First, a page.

big-mama-thornton-hound-dogBell and his band enjoyed a mostly undistinguished recording career, with only one real hit, Giddy Up A Ding Dong (which was much bigger in Europe than it was in the US), also in 1956. Bell got no writing credit for Hound Dog. The writing credit remained entirely with Jerry Leiber and Mike Stoller, who were still R&B-obsessed teenagers when they were commissioned by the producer Johnny Otis to write a song for Big Mama Thornton in 1952. They did so in 15 minutes (when the song became a million-seller for Elvis, Otis claimed co-authorship. He lost that case). Thornton”s recording became a #1 hit on the R&B charts in 1953 (Video). Her 12-bar blues inspired a plagiarised response song, which turned out to be the first ever record released by Sun Records, Sam Phillips” label which would go on to produce Elvis.

Three years after Thornton”s hit, Stoller honeymooning on board of the sinking Andrea Doria. His life was spared (and, like Leiber, he is still with us), and returning to New York, he was greeted at the pier by Leiber with the news that Hound Dog had become a smash hit. “Mama Thornton?” Stoller asked. “No, some white kid named Elvis Presley,” replied Leiber. The songwriters, R&B purists, resented Elvis” version. When, inevitably, they were commissioned to write for Elvis a year later, for the Jailhouse Rock film, they were not particularly happy. As a form of revenge, Leiber wrote for Elvis to sing the line in the title track: “you”re the cutest little jailbird I ever did see.” The prison in Jailhouse Rock was not co-ed. When they finally met Elvis, the songwriters realised that Elvis was a kindred spirit who genuinely shared their love for R&B, and they became good friends. Stoller even appeared in the film, as a piano player.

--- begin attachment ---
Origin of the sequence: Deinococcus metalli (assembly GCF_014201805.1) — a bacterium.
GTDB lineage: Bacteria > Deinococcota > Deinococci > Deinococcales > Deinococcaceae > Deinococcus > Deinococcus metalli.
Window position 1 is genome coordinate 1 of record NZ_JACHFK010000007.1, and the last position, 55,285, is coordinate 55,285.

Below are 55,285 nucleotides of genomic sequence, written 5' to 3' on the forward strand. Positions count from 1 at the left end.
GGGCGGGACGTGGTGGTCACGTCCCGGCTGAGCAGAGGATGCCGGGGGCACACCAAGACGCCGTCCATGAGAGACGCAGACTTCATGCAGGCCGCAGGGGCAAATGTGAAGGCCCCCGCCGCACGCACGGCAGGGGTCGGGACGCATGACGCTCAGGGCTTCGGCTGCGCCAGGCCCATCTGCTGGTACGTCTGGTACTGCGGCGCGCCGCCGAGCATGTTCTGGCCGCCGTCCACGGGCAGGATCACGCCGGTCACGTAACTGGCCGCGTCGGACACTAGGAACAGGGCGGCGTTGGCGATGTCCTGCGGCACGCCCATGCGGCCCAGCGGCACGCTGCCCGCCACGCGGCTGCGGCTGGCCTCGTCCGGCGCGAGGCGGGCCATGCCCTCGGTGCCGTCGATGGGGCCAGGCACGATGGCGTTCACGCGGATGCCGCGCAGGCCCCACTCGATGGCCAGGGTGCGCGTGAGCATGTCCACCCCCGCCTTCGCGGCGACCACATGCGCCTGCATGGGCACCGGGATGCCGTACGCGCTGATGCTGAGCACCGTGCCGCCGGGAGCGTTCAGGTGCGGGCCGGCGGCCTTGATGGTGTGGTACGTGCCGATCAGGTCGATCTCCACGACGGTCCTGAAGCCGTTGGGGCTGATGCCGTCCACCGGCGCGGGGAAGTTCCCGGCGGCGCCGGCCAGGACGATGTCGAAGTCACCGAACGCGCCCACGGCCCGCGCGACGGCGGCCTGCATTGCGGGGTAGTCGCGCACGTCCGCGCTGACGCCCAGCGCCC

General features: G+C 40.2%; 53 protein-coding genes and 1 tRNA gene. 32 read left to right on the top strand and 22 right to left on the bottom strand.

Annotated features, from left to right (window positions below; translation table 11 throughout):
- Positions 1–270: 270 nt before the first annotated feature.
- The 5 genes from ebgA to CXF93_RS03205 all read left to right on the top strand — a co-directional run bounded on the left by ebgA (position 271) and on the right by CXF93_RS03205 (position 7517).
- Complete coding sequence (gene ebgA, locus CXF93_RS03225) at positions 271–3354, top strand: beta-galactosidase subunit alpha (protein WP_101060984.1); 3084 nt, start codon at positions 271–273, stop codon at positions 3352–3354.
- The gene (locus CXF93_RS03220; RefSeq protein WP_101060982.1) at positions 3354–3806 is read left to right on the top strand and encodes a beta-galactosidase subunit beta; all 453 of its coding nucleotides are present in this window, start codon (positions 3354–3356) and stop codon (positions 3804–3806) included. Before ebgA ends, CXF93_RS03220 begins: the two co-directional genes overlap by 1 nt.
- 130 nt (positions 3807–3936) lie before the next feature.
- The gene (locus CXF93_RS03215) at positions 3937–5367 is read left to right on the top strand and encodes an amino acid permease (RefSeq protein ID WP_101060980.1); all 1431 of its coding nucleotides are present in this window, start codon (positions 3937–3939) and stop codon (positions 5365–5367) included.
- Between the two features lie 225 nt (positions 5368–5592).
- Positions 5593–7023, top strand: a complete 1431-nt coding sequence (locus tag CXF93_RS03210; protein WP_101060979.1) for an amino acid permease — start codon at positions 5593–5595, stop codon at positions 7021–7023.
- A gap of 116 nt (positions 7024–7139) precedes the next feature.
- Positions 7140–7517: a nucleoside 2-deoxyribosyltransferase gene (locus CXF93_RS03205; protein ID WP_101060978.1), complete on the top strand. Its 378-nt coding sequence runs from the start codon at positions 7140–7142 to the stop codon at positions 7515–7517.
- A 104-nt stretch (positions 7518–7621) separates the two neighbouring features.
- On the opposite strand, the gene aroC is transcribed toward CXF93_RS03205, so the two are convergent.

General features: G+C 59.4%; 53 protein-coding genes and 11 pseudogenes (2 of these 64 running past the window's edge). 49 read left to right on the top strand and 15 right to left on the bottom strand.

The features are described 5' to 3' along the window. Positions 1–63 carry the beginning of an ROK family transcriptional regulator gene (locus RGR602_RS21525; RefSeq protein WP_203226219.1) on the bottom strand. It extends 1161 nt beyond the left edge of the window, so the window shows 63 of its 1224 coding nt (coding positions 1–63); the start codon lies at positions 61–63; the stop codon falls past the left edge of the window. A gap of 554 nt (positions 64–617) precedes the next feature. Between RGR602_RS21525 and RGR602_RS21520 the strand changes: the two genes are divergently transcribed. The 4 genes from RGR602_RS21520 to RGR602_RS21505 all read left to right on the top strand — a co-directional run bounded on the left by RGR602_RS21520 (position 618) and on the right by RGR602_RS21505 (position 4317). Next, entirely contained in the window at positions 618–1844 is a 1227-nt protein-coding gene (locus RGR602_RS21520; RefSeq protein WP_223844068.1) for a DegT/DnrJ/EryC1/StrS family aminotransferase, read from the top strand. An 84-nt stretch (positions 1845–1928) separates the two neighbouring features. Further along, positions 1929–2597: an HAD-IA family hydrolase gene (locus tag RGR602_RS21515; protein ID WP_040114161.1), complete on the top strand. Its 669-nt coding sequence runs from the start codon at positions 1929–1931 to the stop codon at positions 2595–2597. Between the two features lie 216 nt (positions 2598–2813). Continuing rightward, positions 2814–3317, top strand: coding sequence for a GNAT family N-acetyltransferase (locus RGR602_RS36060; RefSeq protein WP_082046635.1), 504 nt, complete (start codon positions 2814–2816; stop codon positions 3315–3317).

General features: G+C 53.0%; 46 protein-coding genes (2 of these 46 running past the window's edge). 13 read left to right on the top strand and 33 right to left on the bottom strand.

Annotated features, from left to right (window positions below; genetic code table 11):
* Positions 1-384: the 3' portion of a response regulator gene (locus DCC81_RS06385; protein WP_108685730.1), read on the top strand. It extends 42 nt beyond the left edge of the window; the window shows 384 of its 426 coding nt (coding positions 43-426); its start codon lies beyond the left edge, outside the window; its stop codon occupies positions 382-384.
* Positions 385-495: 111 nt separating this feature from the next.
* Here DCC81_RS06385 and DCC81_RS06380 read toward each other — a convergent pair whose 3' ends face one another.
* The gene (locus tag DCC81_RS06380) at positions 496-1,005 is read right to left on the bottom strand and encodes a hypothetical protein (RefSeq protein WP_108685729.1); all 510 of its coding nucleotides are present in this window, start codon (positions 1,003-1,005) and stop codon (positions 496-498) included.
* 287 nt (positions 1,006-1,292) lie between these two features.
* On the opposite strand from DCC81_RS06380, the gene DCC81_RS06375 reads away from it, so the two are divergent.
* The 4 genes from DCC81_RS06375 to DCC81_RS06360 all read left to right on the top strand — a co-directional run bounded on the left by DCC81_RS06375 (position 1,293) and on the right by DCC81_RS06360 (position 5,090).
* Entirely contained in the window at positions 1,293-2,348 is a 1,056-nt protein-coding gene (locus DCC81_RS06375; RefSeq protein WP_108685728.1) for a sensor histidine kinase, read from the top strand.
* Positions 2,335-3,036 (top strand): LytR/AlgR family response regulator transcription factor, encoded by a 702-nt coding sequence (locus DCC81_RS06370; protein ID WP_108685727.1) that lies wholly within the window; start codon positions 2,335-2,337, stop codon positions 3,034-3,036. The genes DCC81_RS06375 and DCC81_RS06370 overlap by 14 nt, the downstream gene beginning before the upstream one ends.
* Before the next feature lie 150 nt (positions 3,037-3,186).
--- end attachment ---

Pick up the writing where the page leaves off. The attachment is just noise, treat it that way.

Elvis” Hound Dog went on to sell 4 million copies in its first release in the US; it”s flip side, the wonderful Don”t Be Cruel, also reached #1. In Britain, the critics were not enthusiastic, even if Hound Dog became a big hit there too. The jazzheads at the venerable Melody Maker were particularly unimpressed. In an exceptionally scathing review, which described Hound Dog as being possessed by “sheer repulsiveness coupled with the monotony of incoherence”, Steve Race opined: “I fear for the country which ought to have the good taste and the good sense to reject music so decadent.” He had no advice as to how one might repel the Rock “˜n” Roll tide, but with regard to Elvis, he rather deliciously offered to leave him  “with his “˜rectinbutter houn dogger” and merely echo his last and only comprehensible line: “˜You ain”t no friend of mine”.”

Also recorded by: Billy Starr (1953), Tommy Duncan (1953), Eddie Hazelwood (1953), Jack Turner (1953), Cleve Jackson (1953), Gene Vincent (1956), Scotty Moore (1964), Everly Brothers (1965), The Easybeats (1967), Jimi Hendrix (1967), Nat Stuckey (1969), Ross McManus (1970), Albert King (1970), James Burton (1971), John Entwistle  (1973), Sha Na Na (1973), Johnny Farago (1977), Ral Donner (1979), Shakin’ Stevens (1983), Tales Of Terror (1984), The Residents (1989), Eric Clapton (1989), Züri West (as Souhung, 1990), Jeff Beck & Jed Leiber (1992), Marva Wright (1993), Bryan Adams (1994), Big Time Sarah and the BTS Express (1996), The Lord Lucan Quartet (1999), Jimmy Barnes (2000), Status Quo (2000), Etta James (2000), The Willy DeVille Acoustic Trio (2003), Robert Palmer (2003), Porterhouse Bob (2005), James Taylor (2008) a.o.